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How an early childhood teacher turned teaching experience into UX design.
“Design is everywhere. From the dress you’re wearing to the smartphone you’re holding, it’s design” — anonymous
This article discusses about how a teacher shifted her lessons and curriculum design experience into UX design.
I transitioned to UX from teaching. In my kindergarten classroom, I was working with 20+ children, supporting their most important early learning adventure. It allowed me to build strong relationships with children as well as parents and help each child’s learning identities.
Apart from cultural and linguistic diversity, a kindergarten classroom can often be neurodiverse. In this article, I will discuss a scenario where I designed creative lessons and incorporated technology to support neurodiversity in my classroom.
Children who belong to the autism spectrum have different learning styles, and these learning styles can be highly unique to the specific child. To help the child, it’s essential to buildup a secure relationship with them and their parents. Therefore, understanding the child and their behaviour is essential.
• Researching and understanding the autism spectrum
To design lessons, it was extremely important to understand what autism is. I used several methods, such as journal articles and government websites, to find information about autism. With my research, I understood that understanding, engaging & celebrating the strengths, interests & aspirations of children on the autism spectrum can elevate their learning.
• What methods are used in the industry
Often other schools, teachers share their methods of teaching online. I found a wealth of information using teachers’ forums, Facebook groups and Instagram accounts where teachers talk about different methods they use to teach a neurodiverse classroom.
• Using observations and interviews
I also used contextual inquiry methods such as taking observations of the children. These observations were used to understand the child’s likes/ dislikes and to identify what they love doing in class. I often took pictures of these children engaging in activities to understand their nonverbal clues. Also, I had discussions with the parents to get an idea about the child’s interests at home. They often brought pictures of activities these children enjoy at home. These were great resources to understand the child.
• Defining the information I gathered
In this specific scenario, I understood that the child loved doing things using his hands and was extremely focused when engaging in activities incorporating building. He didn’t like to read or look at the board during group time. However, he immensely enjoyed singing and music.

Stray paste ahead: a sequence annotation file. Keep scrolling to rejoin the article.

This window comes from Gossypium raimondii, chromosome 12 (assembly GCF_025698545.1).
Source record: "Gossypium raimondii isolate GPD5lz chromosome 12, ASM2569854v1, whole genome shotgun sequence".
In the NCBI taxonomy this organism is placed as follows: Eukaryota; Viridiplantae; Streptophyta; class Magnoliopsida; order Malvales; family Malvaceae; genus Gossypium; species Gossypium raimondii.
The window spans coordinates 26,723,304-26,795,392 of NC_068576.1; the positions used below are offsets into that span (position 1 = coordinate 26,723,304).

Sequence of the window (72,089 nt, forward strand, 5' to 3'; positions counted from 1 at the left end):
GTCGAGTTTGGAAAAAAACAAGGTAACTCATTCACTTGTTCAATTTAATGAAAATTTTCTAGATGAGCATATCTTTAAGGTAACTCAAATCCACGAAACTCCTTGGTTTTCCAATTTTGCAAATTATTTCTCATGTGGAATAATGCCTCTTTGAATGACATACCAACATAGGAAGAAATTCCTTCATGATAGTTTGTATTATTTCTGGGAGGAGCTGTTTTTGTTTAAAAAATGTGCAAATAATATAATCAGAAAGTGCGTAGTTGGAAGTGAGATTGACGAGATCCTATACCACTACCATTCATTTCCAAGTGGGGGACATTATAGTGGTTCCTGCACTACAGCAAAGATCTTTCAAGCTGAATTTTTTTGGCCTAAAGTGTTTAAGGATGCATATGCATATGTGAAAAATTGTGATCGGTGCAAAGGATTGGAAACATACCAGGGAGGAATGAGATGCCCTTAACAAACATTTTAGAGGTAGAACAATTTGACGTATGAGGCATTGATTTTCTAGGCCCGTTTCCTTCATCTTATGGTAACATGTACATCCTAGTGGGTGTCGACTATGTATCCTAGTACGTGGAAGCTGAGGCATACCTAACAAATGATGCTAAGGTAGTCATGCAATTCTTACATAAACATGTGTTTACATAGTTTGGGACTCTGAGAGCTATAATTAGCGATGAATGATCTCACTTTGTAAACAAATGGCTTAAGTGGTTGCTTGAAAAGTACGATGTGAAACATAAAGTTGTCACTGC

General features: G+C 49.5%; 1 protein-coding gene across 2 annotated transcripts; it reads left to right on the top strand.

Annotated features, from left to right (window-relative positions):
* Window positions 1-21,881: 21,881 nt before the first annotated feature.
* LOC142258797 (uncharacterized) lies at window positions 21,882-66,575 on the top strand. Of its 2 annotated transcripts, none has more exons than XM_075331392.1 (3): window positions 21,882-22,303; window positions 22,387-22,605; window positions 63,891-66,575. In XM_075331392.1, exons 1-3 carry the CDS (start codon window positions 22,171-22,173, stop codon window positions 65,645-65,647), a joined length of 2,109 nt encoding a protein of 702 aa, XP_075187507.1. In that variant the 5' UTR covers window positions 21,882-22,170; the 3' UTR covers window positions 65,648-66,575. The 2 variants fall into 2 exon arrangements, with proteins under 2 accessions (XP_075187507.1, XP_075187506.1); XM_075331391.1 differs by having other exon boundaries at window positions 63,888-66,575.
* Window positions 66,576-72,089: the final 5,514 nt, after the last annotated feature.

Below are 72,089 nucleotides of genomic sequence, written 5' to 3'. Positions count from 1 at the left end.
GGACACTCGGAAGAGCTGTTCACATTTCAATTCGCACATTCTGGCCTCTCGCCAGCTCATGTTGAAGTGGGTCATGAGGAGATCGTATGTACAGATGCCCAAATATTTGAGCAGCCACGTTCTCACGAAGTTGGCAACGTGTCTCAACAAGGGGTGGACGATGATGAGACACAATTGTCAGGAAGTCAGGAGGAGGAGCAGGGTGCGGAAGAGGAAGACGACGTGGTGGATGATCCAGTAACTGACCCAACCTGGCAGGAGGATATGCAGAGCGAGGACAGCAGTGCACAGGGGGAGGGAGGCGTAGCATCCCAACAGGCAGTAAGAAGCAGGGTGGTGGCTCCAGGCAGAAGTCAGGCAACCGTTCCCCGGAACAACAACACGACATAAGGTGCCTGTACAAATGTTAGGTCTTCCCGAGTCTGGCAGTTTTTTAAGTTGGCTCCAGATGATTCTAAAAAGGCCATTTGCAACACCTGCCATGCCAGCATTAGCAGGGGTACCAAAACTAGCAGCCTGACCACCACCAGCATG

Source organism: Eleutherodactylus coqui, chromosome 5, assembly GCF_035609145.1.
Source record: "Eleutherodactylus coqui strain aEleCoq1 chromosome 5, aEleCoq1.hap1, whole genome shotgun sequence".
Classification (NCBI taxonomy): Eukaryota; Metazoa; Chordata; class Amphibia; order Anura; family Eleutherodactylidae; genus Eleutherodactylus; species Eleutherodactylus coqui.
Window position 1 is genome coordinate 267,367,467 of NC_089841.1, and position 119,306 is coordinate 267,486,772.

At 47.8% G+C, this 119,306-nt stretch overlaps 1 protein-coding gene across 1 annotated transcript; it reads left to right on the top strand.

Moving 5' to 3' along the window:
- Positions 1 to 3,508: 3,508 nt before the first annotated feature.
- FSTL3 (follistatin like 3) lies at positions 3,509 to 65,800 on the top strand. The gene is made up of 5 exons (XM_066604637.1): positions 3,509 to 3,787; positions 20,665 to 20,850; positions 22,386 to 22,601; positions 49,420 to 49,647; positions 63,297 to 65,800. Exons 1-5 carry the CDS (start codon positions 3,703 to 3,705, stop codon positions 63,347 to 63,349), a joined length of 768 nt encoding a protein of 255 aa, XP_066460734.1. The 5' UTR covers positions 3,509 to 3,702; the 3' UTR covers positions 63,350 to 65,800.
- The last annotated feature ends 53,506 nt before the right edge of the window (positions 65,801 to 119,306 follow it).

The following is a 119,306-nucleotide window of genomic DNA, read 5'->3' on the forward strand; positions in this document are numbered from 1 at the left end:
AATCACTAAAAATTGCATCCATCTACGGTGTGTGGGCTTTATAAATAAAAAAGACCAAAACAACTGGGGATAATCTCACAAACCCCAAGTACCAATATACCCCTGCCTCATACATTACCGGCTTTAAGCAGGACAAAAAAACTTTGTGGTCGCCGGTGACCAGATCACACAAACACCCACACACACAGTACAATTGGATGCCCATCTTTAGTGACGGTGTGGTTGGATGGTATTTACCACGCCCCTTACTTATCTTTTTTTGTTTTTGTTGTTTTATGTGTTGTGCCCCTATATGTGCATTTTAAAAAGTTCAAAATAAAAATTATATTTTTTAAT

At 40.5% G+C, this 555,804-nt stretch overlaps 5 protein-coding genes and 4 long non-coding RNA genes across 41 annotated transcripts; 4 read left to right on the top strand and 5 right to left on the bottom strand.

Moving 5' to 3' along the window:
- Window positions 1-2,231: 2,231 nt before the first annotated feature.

• Creating learning activities and incorporating technology
- I developed many sensory activities which indirectly focused on developing skills such as literacy and numeracy, self-control etc…
- I used visual supports in the classroom.
- Using technology to teach numbers and colours with sound.
When I tell others that I became a UX designer, I often hear, “wow, isn’t it a big career change?” (or something similar). However, I know that my career change felt so natural to me because I was already solving problems in the classroom using creative ways.
Some other transferrable skills teachers bring into UX industry apart from the factors mentioned in the above scenario:
- Managing projects to reach goals.
👩🏻💻 As a UX designer- Managing a project is an essential task in many jobs. UX designers take on different tasks of a given project and manage the tasks to meet specific project deadlines. UX designers use Trello and other project management tools in this endeavour.
👩🏻🏫 As a teacher — Each child’s learning journey is an essential project for a teacher. Teachers document children’s progress using different documentation methods such as creating learning stories, observations, and reports. The journey can be measured when the child reaches different learning goals.
- Empathising with the user.
👩🏻💻 As a UX designer — UX designers always design solutions by empathising with the user. They always think from the user’s point of view, and this helps them to design human-centred solutions.
👩🏻🏫 As a teacher — Teachers design lessons by empathising with children. They observe children, interact with them and create learner-centred lessons.
👩🏻💻 As a UX designer — Better solutions need rigorous usability testing. Usability tests help designers understand friction points and identify design improvements.
👩🏻🏫 As a teacher — Teachers conduct usability tests every day. They use qualitative and quantitative data to analyse the success of their lessons and iterate lesson plans.
- Collaborating and communicating with others
👩🏻💻 As a UX designer — UX designers have to collaborate with different stakeholders ranging from business teams to engineering teams. They also communicate to stakeholders at different phases of their design process.
👩🏻🏫 As a teacher — Teachers collaborate with students, parents, other educators and sometimes with the education department to provide better learning solutions to children. They also present children’s progress to parents and the education department stakeholders by creating reports and meetings.
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